Preparing for a Carnival season after the pandemic

Cruises may be suspended but with Mardi Gras on the horizon, Carnival Cruise Line is set to return with a bang. Anthony Pearce speaks with president Christine Duffy

Preparing for a Carnival season after the pandemic

Carnival Cruise Line

One of several pools onboard Mardi Gras

For the world’s biggest cruise line, 2020 was meant to be a bumper year. Carnival Cruise Line, the flagship brand of the world’s biggest cruise company, Carnival Corporation, was set to debut Mardi Gras, the lead vessel in its Excel class. At 180,000gt, it will be the largest ship in its fleet. The line was also supposed to make its long-awaited return to Europe – part of the inaugural season for Carnival Radiance, previously Carnival Victory, due to a US$200 million refit in Cadiz, Spain in April.

Mardi Gras – named after the line’s first ship, which entered the fleet 1972 and was just 27,284gt – had already been delayed until October along with AIDAnova and Costa Smeralda, ships of the same class built for Carnival’s sister brands AIDA Cruises and Costa Cruises. Then Covid-19 hit, closing borders, shutting shipyards and turning the cruise world upside down – impacting the industry perhaps more than any other type of holiday.

“Covid-19 has created unprecedented challenges across every facet of business, including of course the cruise industry,” says Christine Duffy, president of Carnival Cruise Line, who strikes a positive note when she says that “travel is one of those things people are missing the most during this extended period of isolation.”

Although the immediate future is uncertain, with cruise ships still unable to sail, there remains much for Carnival Cruise Line to look forward to – particularly with Mardi Gras set to become a landmark vessel in the story of theme-park-at-sea mega cruise ships. The ship will now debut from Port Canaveral in Florida on 6 February 2021, while her yet-to-be-named sister ship is scheduled to enter service from Miami in November 2022, in conjunction with Carnival Cruise Line’s 50th birthday that year.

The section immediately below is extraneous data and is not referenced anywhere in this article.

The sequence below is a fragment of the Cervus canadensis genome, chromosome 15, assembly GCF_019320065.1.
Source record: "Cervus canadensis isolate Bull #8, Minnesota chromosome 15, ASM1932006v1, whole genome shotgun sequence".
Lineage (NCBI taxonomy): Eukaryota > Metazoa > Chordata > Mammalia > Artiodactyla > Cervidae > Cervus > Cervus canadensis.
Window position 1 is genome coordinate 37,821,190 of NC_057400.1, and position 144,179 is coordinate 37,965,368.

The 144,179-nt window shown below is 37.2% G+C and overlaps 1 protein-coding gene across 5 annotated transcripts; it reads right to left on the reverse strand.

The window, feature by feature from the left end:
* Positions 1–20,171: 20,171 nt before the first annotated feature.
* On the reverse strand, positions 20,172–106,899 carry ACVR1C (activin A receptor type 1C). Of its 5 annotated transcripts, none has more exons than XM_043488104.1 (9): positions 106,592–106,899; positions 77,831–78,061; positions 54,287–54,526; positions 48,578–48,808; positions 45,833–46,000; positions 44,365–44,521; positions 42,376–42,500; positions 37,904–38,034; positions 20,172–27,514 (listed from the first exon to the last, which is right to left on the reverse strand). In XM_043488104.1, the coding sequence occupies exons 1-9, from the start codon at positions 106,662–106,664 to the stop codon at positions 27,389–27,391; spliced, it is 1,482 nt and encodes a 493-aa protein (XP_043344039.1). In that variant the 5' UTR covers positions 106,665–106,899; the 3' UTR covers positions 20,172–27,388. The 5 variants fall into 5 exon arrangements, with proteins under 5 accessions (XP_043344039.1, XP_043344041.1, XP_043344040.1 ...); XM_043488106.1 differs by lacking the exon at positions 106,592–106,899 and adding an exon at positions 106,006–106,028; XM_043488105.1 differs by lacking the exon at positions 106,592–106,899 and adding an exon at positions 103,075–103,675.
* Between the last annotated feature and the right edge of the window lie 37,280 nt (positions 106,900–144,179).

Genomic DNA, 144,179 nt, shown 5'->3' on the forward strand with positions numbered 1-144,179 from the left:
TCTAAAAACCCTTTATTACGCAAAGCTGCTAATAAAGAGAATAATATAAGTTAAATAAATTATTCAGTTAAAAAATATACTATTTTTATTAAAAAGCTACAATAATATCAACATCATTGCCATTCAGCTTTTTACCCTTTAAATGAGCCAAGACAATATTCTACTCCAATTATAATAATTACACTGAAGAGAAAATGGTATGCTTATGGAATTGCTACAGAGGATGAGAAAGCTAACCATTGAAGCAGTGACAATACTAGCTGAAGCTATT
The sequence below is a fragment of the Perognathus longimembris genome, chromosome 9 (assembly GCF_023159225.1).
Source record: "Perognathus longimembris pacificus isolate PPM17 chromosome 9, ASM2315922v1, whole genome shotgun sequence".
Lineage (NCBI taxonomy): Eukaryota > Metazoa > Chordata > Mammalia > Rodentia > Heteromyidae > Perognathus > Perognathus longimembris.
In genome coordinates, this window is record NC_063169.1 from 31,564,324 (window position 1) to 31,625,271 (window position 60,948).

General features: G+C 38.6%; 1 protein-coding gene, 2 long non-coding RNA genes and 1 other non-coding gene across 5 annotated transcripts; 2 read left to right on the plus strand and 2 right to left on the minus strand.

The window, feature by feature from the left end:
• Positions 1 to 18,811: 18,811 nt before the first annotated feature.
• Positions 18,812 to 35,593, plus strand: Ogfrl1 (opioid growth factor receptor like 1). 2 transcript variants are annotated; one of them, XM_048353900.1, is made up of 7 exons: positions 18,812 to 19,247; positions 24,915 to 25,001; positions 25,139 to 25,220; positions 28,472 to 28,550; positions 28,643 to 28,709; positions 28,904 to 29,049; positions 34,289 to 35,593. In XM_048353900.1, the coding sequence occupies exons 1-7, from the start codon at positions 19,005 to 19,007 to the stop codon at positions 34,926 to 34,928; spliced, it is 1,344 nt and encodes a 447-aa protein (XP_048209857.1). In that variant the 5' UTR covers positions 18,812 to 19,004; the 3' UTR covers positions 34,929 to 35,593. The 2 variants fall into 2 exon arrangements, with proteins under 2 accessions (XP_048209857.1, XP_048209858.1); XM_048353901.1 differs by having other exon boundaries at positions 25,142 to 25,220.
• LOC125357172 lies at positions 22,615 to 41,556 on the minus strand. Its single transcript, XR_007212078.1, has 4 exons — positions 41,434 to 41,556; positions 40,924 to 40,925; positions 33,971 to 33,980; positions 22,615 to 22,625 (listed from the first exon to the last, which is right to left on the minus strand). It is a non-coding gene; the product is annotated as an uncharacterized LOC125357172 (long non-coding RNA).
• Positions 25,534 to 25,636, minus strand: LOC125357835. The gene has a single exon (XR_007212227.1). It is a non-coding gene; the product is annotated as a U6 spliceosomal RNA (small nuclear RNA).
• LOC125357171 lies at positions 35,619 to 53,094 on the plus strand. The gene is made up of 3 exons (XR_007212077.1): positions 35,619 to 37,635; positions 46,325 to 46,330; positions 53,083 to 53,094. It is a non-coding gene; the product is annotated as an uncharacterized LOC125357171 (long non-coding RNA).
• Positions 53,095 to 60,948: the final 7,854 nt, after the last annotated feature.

“While the most talked-about feature on Mardi Gras is Bolt, the first rollercoaster at sea, I’m equally excited about some of the fantastic new dining options that will be offered, including new restaurants from Emeril Lagasse, Rudi Sodamin and Shaquille O’Neal,” says Duffy. “Mardi Gras will of course feature offerings from Guy Fieri, including his popular Burger Joint and Smokehouse Brewhouse, both of which will be in expanded locations.”

The enforced pause in operations has also allowed the line to plan for the future. “We have developed additional protocols and procedures to protect the health and safety of our guests, crew and the communities we serve,” says Duffy.

“There are obviously going to be changes once we start sailing again,” she adds. “We continue to discuss our plans internally and with government officials and public health experts, including the US Centers for Disease Control and Prevention, as we build new operational protocols, enhanced health and sanitation measures and service offering.”

2022 marks the 50th birthday of Carnival Cruise Line. “We have planned a fun celebration to commemorate this milestone,” adds Duffy. “The celebration kicks off in March 2022 – our birthday month – with a series of commemorative sailings that will feature special entertainment and itineraries – and then continue all year long, culminating with the arrival of our next Excel-class ship in November 2022.”

This article was first published in the Autumn/Winter 2020 issue of Cruise & Ferry Review. All information was correct at the time of printing, but may since have changed.

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By Anthony Pearce
04 November 2020

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